In any case, the objective of all our mitzvot is to recognize, as did Hillel, “That which is hateful to you, do not do to your fellow. That is the whole Torah; the rest is the commentary; go and learn.” Speaking of which, I think a reasonable person might indeed find it hateful to have their body violated in such a manner without their consent; they might quite reasonably consider it molestation for the purpose of involuntary mutilation. And Mohels who engage in Metzitzah B’peh are IMO guilty of reckless endangerment; babies have actually died from resultant, transmitted infections. And where do we draw the line on legally acceptable adult oral contact with infant genitalia? Feh! We should also bear in mind that mitzvot can conflict and should therefore require consideration of priorities. To use an extreme example, if the only way to save a life from the Shoah would have been to testify falsely, it seems to me obvious which should have taken precedence. If failing to circumcise violates our covenant with G-d, it simultaneously upholds both the requirement that our bodies must not be altered or marked as well as the prohibition against causing any living creature to suffer pain. In the final analysis, we Jews have many, far more meaningful ways of making our covenant with G-d and repairing the world. In my opinion, no innocent person should be subject to inessential pain or possibility of medical complications without their consent. Let’s finally shed the remnants of ancient priestly superstition and fully embrace Rabbinic Judaism in all it’s enlightenment.

    Frankly, I feel particularly irritated when those who don’t wear Tzitzit on all their clothes, men who are completely clean-shaven, women who refrain from monthly Mikveh immersions, those who borrow or lend at interest, those who refrain from sacrificing two lambs each day, et.al, pass judgement and make such a big deal about such a little piece of my little Moishele’s flesh.

    As for the medical benefits, they constitute specious rationalization at best. There are far more effective and rational ways to prevent STDs; using condoms, for example, is more effective by several orders of magnitude. First do no harm (http://en.wikipedia.org/wiki/Circumcision#Complications).

    Please don’t misconstrue my statements. I have *not* advocated for legal bans on infant circumcision. However, as a loving (Jewish) father, I personally reject the act of imposing circumcision on my own infant son. He can decide for himself when it’s time, thank you, and I feel confident he will find his own path towards Tikkun Olam.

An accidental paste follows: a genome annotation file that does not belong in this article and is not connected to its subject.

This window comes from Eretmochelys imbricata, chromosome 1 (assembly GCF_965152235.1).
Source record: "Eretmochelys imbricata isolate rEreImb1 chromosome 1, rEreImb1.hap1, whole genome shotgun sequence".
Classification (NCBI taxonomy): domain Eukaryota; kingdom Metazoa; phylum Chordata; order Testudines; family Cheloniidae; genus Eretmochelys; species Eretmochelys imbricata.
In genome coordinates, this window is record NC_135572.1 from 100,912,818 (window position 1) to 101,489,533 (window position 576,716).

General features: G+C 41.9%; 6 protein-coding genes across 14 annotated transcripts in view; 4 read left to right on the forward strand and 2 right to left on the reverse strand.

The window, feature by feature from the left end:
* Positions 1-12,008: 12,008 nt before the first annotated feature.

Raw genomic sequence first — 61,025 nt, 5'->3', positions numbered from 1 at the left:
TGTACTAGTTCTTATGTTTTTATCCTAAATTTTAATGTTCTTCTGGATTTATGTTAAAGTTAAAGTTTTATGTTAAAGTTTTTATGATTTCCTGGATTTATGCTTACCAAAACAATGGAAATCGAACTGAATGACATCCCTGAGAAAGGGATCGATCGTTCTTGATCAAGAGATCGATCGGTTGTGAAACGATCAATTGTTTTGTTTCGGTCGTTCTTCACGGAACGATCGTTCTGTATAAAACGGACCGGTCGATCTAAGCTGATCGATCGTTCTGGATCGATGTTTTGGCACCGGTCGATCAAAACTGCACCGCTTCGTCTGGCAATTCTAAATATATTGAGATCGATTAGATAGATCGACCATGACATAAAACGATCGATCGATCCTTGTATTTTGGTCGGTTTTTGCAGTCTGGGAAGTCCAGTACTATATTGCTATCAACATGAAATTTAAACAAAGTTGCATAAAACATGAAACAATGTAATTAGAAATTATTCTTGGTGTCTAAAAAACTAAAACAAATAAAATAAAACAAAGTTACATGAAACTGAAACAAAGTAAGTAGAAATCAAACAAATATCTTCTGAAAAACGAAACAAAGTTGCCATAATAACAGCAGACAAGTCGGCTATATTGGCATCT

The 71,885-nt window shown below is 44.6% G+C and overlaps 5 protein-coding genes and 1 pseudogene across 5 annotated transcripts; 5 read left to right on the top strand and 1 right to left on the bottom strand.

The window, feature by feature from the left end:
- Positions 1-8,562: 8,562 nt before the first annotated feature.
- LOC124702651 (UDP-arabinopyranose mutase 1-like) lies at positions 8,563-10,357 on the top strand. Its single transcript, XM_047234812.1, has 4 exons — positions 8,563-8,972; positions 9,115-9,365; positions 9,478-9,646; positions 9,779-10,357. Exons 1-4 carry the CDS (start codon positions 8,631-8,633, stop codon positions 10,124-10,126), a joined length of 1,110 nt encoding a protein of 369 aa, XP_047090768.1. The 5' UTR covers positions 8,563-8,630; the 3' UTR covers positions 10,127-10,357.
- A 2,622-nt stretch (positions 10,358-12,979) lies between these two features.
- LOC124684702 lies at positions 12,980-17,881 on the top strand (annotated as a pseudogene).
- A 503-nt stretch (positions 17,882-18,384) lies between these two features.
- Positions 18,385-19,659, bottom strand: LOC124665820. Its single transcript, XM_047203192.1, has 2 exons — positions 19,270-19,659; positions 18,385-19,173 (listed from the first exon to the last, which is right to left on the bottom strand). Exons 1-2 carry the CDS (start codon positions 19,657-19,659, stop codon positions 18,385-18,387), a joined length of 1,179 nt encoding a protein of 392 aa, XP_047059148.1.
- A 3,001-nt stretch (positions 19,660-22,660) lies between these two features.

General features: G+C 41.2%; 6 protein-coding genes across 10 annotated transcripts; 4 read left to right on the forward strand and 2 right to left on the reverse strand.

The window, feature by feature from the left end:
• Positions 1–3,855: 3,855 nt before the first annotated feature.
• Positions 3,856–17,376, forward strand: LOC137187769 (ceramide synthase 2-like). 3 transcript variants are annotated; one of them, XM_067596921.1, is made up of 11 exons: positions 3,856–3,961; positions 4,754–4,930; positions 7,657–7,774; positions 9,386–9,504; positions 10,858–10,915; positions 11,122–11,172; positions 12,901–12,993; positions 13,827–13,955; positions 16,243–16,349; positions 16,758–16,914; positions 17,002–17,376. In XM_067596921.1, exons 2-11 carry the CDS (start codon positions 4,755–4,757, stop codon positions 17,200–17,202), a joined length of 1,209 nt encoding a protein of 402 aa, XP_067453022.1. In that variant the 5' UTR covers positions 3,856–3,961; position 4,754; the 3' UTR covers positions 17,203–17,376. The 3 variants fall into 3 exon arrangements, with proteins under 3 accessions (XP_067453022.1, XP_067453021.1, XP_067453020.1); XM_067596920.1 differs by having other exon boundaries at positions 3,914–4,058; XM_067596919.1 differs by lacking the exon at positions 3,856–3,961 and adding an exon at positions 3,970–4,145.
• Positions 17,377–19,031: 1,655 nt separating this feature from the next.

By the way, various sources including 1 Maccabees suggest that the original Brit Milah required only the tip of the foreskin to be cut, sometimes only poked with a sharp object so that a bit of blood was drawn, that it wasn’t until overreaction to modernism circa 140 C.E. which led to Peri’ah, i.e., complete amputation of the entire foreskin.

    • dolcineadelamantra

      torah shel ba peh.

  • This is a practice which is obviously going to have to die out at some point. As a lawyer, I would argue that the practice is beyond the scope & ambit of freedom of religion. We do not have the right to alter other people’s bodies in the name of religion – period. People can eat whatever religious foods they want, read religious texts, attend places of worship, etc. but they cannot put someone else’s bodily integrity at risk. There are an increasing number of Jewish men who are considering lawsuits for being circumcised. As always, it is the religious hierarchy which clings to the past and wants to impose its will on the rest of its adherents.

  • I’m Israeli, I’m Jewish and I have researched the subject of circumcision. As a result I did not circumcise my son and I know what cutting off the foreskin means in terms of physical damage, risk, complications and pain.
    In the information era, people’s eyes will eventually open to realize a simple truth: intact is better than cut. When you cut pieces of the body off, you damage it. Plain. Simple.
    I recently made a video about why intact is better.
    You can watch it here: http://www.youtube.com/watch?v=Z4J625rD8bo

    it’s in Hebrew with English subtitles

  • Email Me

    American men are such wimps to let their sons be subjected to this absurd surgery. If it were women tied down & cut, the Feminists would be howling all over the world. The male genitals are a cheap commodity. There is no argument too absurd for the circumcisers. They insult the appearance of the intact penis, claim that circumcision heals everything from body warts to HIV, and draw an illogical distinction between female & male genitals. It’s a barbaric practice, wrapped in pious b#!!$^!t.

  • Anthony Morris

    This is an argument like so many that will inevitably find itself on the wrong side of history. Tradition or not, nobody has the right to remove the foreskin from a defenseless baby. Any reasoning that defends male circumcision can also be used to defend female genital mutilation. It is indefensible. Like any freedom, freedom of religion has limits. One can’t expect that “anything goes” when it comes to religious freedom. Like it or not a baby has no religion. A baby cannot consent. Many rituals of the past are now conducted in a manner that celebrates the original intent, without having to follow through with the actual ritual. There is no medical reason to perform a circumcision on an infant and to actually conduct something like this solely for reasons of tradition or ritual is not in line with modern rationality.